Because of loose accounting practices, crime victims have been shortchanged by Otsego County's Probation Department, according to an audit performed by the state Comptroller's Office.
The county responded last month, saying that changes are being made to address that and other problems.
Conducted last year, the audit covered the period of Jan. 1, 2006, to Sept. 7, 2007.
During that period, ``department officials did not establish effective internal controls, including policies and procedures ... Our audit found a lack of segregation of duties, a lack of accountability over moneys collected at the satellite office (in Oneonta), untimely deposits and remittance of fees to the county treasurer, and a lack of monthly reconciliations,'' the audit's executive summary reads.
``Approximately $9,780 of unidentified, undisbursed restitution money on deposit as of August 31, 2007, was not paid to crime victims because the department's records were not sufficient to identify the intended recipients," the summary continues. "Further, the department's bank account was not earning interest for the period January 1, 2006, to August 31, 2007, (money) that could have been used to pay crime victims."
The audit also found that the county board did not perform or hire anyone for an annual audit of the department, and that the department's books and records were not periodically examined. The audit said this lack of financial oversight allowed "the mismanagement of probationers' fees and restitution payments to occur without being detected and corrected.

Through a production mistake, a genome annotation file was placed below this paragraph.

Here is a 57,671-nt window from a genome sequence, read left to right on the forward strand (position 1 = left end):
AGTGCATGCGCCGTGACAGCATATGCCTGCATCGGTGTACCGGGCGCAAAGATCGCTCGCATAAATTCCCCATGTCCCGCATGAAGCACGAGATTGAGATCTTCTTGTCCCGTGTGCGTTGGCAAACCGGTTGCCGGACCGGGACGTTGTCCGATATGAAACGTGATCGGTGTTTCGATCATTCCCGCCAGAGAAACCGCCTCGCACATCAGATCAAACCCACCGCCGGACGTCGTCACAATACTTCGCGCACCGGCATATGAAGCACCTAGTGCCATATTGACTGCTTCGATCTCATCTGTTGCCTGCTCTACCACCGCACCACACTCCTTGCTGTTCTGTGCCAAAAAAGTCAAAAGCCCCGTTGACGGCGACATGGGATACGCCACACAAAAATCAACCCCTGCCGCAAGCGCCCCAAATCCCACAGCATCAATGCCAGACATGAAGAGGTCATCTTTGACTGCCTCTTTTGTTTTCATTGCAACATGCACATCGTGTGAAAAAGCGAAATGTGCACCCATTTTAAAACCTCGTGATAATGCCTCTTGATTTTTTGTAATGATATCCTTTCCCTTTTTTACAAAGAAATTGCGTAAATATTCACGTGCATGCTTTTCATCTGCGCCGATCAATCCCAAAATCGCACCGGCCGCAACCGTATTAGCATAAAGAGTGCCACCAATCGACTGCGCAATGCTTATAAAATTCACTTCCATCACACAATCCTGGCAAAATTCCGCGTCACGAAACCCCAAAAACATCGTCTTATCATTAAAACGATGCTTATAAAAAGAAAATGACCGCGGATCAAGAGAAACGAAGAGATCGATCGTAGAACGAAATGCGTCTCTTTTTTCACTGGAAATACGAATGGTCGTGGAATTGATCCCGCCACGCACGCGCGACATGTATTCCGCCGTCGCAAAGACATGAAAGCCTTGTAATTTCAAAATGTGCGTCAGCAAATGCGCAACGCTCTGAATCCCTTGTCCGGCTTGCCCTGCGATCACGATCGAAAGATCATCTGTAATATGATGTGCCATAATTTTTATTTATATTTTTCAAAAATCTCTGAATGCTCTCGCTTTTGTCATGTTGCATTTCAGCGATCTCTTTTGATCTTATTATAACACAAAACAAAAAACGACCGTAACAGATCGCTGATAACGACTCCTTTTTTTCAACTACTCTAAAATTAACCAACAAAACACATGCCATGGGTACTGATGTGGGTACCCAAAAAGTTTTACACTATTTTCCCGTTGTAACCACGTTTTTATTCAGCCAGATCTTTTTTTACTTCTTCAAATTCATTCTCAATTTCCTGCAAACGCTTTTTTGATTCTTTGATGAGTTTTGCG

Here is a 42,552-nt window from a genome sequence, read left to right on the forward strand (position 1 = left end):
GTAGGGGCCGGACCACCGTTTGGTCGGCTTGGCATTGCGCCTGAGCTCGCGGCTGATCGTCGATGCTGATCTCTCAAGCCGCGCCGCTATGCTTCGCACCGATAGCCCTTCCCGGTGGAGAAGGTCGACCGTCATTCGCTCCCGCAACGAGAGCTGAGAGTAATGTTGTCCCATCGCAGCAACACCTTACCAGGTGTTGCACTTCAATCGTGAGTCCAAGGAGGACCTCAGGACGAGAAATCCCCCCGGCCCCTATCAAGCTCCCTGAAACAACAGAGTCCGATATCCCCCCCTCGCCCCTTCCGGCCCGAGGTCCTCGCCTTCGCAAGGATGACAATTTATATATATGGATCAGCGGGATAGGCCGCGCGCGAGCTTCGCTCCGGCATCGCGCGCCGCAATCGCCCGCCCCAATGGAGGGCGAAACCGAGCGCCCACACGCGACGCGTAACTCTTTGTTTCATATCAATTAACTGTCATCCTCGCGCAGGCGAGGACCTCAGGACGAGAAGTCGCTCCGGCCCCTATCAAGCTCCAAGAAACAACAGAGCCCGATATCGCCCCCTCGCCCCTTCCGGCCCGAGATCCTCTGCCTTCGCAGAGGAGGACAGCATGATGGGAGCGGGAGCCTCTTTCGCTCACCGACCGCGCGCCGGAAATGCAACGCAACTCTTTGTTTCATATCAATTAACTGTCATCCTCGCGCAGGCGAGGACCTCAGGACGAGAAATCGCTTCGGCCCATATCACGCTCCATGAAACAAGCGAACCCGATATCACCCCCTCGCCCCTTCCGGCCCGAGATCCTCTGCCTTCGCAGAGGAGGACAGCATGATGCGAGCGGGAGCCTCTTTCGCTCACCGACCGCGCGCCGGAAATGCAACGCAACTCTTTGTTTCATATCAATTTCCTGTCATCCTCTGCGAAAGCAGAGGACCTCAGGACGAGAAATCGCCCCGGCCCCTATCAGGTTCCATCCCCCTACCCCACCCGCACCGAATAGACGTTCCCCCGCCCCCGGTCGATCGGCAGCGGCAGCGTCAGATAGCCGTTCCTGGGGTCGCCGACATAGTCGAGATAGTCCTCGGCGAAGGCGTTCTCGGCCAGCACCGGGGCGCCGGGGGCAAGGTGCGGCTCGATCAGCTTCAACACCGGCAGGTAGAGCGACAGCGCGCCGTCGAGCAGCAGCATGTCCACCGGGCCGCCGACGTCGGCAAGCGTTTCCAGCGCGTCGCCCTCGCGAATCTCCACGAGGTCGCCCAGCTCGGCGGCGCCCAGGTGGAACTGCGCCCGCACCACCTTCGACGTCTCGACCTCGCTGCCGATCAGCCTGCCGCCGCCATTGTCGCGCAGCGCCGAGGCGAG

``In addition, the department did not establish procedures to enforce the collection of overdue restitution and probationers' fees,'' the summary reads. ``Department officials did not pursue the collection of inactive probationary accounts; no process was in place to notify individuals with delinquent accounts of amounts due; and staff did not refer appropriate delinquencies back to the courts for enforcement or seek court-ordered civil judgments.
According to the audit: 44 percent of restitution accounts were delinquent for more than a year, as of October, at a total balance of more than $137,000. Also, more than $47,000 was not collected on active or inactive probation accounts, which the audit said could have funded department operations.
On July 3, James Powers, chairman of the Otsego County Board of Representatives, responded by saying the county was fixing problems. A new policy calls for ``at least three'' people to be involved in financial transactions and money is being deposited weekly with the county Treasurer's Office.
Powers wrote that once a month, the Probation Department will notify the appropriate courts when restitution is not being paid, and that all people with delinquent accounts will be notified in writing at least every six months.
On Monday, Powers said money collected by the Probation Department is being deposited in an interest-bearing account, and the search is on for unpaid crime victims, although they can be difficult to locate.
``We take this seriously and we're working on it,'' he said.
Kristen Leahy, the county's probation director since October 2007, said she has created new policies for her department, and those policies were adopted two weeks ago.
``Everyone in the department has been involved in addressing the problems,'' she said.
Leahy noted she has asked the board to let her hire a part-time clerical employee to help with department accounts.
Leahy reports to the county's Public Safety and Legal Affairs Committee, whose chairman, Stephen Fournier, R-Milford, said the department needs more clerical help.
``Kristen is a hard worker and she's doing a good job, and we have to give her the support she needs," he said. Fournier said he plans to bring the request to the board's attention at Wednesday's county board meeting in Cooperstown.
Former Probation Director Colleen Thorn, who left last September, said she knew an audit was starting as she left, but never was apprised of the details.
Thorn, who served as director from October 2006 until September 2007, has returned to Albany County, where she is a probation officer.